Pedro Domingo Murillo
- For the province, see Pedro Domingo Murillo Province.
Pedro Domingo Murillo
|President of the Junta Tuitiva|
July 16, 1809 – September 30, 1809
|Born||September 17, 1757|
La Paz, Bolivia
|Died||January 29, 1810 (aged 52)|
La Paz, Bolivia
On 17 September 1757, Pedro Domingo Murillo was born in the city of La Paz. His father, Juan Ciriaco Murillo, was from one of its elite families, whereas his mother Mary Ascencia Carasco was of native pedigree. Juan Ciriaco had been training for priesthood in the catholic church, becoming a priest soon after Pedro's birth. Juan took charge of his education. It is thought Pedro may have attended the Colegio Seminario de San Carlos, in La Paz. At the St Francis Xavier University of Chuquisaca (later renamed Sucre), Pedro then studied law, but left before completing. By age 21, he had married Olmedo Manuel de la Concha in Potosí, the high-altitude silver mining city at the foot of Cerro de Potosí. Within 3 years the family, with at least two children, had moved to Irupana.
From the earliest colonial days, the control of upper Peru by the Spanish crown had been firm. Late 1780 saw the Rebellion of Túpac Amaru II. In helping to vanquish this Murillo distinguished himself, and was appointed Lieutenant of the Militia.
Within 5 years, Juan Ciriaco Murillo had died, leaving most of his fortune to Pedro's children. His paternal aunt, Catalina Felipe, filed a lawsuit disputing this. At first, this was defeated. However, in papers submitted to court, Murillo falsely claimed a degree in law.
This deception had been achieved with some cunning. First, Pedro abused the goodwill of a rector at St Francis Xavier University of Chuquisaca. The date set to take the examination is known only to the Attorney General of the colonial government, Real Audiencia. Murillo claimed his submission had been via the Notary Sebastian del Toro, who worked regularly for members of the Real Audiencia. The certificate had been submitted days ago, the day "forgotten." Though with no certificate, Murillo asserted he had performed brilliantly in the examination, and had obtained his law degree. A year later in La Paz, Murillo was denounced as having forged his licence to practice law. Challenged by Judge Sebastian Segurola, a friend, to present the original certificate, Murillo simply disappeared. A search at his home revealed documents falsified in Murillo's handwriting. Forged by him had been the signatures of as many as four notaries, as they each subsequently attested.
In the case against his aunt, the truth surfaced. Murillo not only lost the case, but his falsely attested profession had also been in contempt of court. He had to flee the authorities. Pardoned by early 1789, he tried his hand in mining.
Concern arose throughout Spanish South America when French forces back in Spain, led by Bonaparte, forced the fall of Ferdinand VII; what seemed the usurping of the Spanish crown by Napoleon's brother Joseph. Memories also smoldered of the violent suppression 30 years earlier of grievances from indigenous communities in upper Peru. In 1805, Murillo was part of a group conspiring against the Spanish government, but was discovered and brought to trial.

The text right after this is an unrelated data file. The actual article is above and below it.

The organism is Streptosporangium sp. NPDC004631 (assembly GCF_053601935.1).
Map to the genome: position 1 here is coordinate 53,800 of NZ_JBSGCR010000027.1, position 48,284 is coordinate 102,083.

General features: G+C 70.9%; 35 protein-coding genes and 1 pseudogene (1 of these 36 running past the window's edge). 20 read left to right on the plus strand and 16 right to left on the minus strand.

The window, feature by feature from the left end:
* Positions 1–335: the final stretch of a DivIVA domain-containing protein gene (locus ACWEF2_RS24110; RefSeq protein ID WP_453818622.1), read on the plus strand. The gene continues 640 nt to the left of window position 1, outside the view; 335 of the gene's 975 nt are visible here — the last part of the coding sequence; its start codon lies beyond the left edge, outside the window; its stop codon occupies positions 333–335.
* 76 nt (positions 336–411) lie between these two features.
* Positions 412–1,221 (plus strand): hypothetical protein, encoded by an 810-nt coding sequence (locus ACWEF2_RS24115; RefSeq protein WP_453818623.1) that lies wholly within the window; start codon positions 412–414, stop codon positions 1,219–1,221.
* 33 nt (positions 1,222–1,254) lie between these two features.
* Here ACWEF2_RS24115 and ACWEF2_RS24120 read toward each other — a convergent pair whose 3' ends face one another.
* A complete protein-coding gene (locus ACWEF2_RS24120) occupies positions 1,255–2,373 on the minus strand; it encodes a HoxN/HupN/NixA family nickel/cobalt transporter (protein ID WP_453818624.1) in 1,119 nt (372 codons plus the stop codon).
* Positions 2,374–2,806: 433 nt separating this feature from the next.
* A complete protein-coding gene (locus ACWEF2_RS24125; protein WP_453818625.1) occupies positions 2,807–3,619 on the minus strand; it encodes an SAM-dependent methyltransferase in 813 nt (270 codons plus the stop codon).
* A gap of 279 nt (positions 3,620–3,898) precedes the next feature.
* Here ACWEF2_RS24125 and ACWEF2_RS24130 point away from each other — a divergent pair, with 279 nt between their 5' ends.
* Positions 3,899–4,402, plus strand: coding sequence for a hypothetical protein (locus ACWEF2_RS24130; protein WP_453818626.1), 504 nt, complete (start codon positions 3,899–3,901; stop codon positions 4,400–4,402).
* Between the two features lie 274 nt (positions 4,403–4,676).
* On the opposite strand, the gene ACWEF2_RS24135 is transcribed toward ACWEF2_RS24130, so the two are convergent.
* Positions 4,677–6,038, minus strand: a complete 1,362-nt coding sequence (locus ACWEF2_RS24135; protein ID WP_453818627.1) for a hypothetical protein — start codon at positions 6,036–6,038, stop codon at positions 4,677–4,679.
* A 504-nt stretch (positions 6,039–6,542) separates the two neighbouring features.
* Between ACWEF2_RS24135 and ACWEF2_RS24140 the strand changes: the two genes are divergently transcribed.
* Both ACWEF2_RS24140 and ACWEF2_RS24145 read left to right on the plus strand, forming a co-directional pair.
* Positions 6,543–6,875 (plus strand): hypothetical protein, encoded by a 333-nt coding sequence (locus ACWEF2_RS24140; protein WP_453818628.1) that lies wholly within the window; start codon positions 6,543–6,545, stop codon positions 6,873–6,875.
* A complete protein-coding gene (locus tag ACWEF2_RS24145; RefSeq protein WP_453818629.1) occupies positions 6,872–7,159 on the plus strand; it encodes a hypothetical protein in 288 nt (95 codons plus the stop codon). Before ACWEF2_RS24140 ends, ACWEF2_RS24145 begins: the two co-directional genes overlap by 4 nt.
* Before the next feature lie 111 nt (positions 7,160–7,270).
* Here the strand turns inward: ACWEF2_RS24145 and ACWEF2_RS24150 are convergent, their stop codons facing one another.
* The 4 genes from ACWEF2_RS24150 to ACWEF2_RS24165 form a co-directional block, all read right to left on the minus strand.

Upper Peru regional government in Chuquisaca, the Real Audiencia of Charcas, became uneasy about the loyalties of the local governor. Supported by the faculty of the St Francis Xavier University of Chuquisaca, they deposed him and formed a junta on 25 May 1809. With the King impeded from reigning, logic suggested the Indies should govern themselves. A self-determination movement kicked off with the incessant ringing of the bell of the St Francis Xavier Basilica in Chuquisaca (nowadays Sucre). Meanwhile, Murillo was plotting back in La Paz, leading outright rebellion 16 July. At a self-appointed Junta Tuitiva ("protecting junta") there a few days later, Murillo demanded nothing less than the secession of upper Peru from the Spanish Empire. He is said to have claimed the revolution was 'igniting a lamp that nobody would be able to extinguish'. This touches on an unresolved point (see historiography at Chuquisaca Revolution). By some in Bolivia (but not in Ecuador) the moment is claimed as the spark that lit the Liberation of South America from Spain (Primer grito libertario).
To suppress what had become a serious insurrection, royalist troops were despatched, some from the Viceroyalty of Peru and others from Buenos Aires. Though some regiments comprising natives refused to intervene against an avowedly patriotic movement, the uprising was repressed. Murillo had to flee, but was captured. He was hanged, along with others, on 29 January 1810, where he made the following statement:
Compatriots, I die, but tyrants won't be able to extinguish the torch I ignited. Long live freedom!
Every 16 July in La Paz, the local populace honours what are regarded as patriotic deeds of 1809. A regional celebration begins when the various national and local authorities collaborate to light the Torch of Liberty at what is dubbed the house of the martyr. There follows a parade through central La Paz. Their own torches symbolising the one Murillo claimed to have ignited, citizens form the "Parade of Torches."
- Cabrera, José Ramón Muñoz (1869). Galería de hombres célebres de Bolivia. Santiago: José Domingo Cortés. Retrieved March 18, 2011.
- "Compatriotas, yo muero, pero la tea que he encendido ya no podrán extinguirla los tiranos. ¡Viva la libertad! (Murillo) - Cabrera, p. 186